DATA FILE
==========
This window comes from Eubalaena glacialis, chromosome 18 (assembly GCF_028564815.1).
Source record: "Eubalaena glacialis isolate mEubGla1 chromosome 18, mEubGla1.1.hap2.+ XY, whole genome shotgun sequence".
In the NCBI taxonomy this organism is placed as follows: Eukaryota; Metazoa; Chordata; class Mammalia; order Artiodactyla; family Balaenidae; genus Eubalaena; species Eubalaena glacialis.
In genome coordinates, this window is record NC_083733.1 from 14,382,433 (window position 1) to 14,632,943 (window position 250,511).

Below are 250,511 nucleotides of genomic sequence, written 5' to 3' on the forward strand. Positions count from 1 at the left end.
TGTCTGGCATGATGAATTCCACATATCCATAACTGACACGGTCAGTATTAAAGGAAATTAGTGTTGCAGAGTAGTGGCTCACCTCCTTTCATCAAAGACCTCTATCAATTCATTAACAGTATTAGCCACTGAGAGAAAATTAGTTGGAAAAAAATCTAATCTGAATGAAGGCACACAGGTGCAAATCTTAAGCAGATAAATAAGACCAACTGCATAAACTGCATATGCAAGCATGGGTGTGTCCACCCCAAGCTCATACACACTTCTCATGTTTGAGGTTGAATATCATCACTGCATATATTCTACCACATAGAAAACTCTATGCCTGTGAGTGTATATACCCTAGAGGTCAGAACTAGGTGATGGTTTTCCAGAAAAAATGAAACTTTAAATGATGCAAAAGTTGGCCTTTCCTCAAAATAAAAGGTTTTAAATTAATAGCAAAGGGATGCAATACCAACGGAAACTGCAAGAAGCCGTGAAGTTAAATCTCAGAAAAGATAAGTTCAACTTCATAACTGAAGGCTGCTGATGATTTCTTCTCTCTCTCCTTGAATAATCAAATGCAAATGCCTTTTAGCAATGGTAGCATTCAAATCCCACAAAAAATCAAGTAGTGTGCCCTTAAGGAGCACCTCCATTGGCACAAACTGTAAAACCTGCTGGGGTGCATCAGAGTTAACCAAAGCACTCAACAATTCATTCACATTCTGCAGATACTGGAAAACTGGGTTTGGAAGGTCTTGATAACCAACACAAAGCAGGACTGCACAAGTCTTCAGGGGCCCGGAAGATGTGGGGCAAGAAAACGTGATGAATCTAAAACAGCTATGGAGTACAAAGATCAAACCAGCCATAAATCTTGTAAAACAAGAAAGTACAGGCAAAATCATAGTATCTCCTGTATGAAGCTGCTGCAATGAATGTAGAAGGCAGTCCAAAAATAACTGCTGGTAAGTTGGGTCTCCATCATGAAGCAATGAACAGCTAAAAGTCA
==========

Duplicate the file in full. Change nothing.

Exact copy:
This window comes from Eubalaena glacialis, chromosome 18 (assembly GCF_028564815.1).
Source record: "Eubalaena glacialis isolate mEubGla1 chromosome 18, mEubGla1.1.hap2.+ XY, whole genome shotgun sequence".
In the NCBI taxonomy this organism is placed as follows: Eukaryota; Metazoa; Chordata; class Mammalia; order Artiodactyla; family Balaenidae; genus Eubalaena; species Eubalaena glacialis.
In genome coordinates, this window is record NC_083733.1 from 14,382,433 (window position 1) to 14,632,943 (window position 250,511).

Below are 250,511 nucleotides of genomic sequence, written 5' to 3' on the forward strand. Positions count from 1 at the left end.
TGTCTGGCATGATGAATTCCACATATCCATAACTGACACGGTCAGTATTAAAGGAAATTAGTGTTGCAGAGTAGTGGCTCACCTCCTTTCATCAAAGACCTCTATCAATTCATTAACAGTATTAGCCACTGAGAGAAAATTAGTTGGAAAAAAATCTAATCTGAATGAAGGCACACAGGTGCAAATCTTAAGCAGATAAATAAGACCAACTGCATAAACTGCATATGCAAGCATGGGTGTGTCCACCCCAAGCTCATACACACTTCTCATGTTTGAGGTTGAATATCATCACTGCATATATTCTACCACATAGAAAACTCTATGCCTGTGAGTGTATATACCCTAGAGGTCAGAACTAGGTGATGGTTTTCCAGAAAAAATGAAACTTTAAATGATGCAAAAGTTGGCCTTTCCTCAAAATAAAAGGTTTTAAATTAATAGCAAAGGGATGCAATACCAACGGAAACTGCAAGAAGCCGTGAAGTTAAATCTCAGAAAAGATAAGTTCAACTTCATAACTGAAGGCTGCTGATGATTTCTTCTCTCTCTCCTTGAATAATCAAATGCAAATGCCTTTTAGCAATGGTAGCATTCAAATCCCACAAAAAATCAAGTAGTGTGCCCTTAAGGAGCACCTCCATTGGCACAAACTGTAAAACCTGCTGGGGTGCATCAGAGTTAACCAAAGCACTCAACAATTCATTCACATTCTGCAGATACTGGAAAACTGGGTTTGGAAGGTCTTGATAACCAACACAAAGCAGGACTGCACAAGTCTTCAGGGGCCCGGAAGATGTGGGGCAAGAAAACGTGATGAATCTAAAACAGCTATGGAGTACAAAGATCAAACCAGCCATAAATCTTGTAAAACAAGAAAGTACAGGCAAAATCATAGTATCTCCTGTATGAAGCTGCTGCAATGAATGTAGAAGGCAGTCCAAAAATAACTGCTGGTAAGTTGGGTCTCCATCATGAAGCAATGAACAGCTAAAAGTCA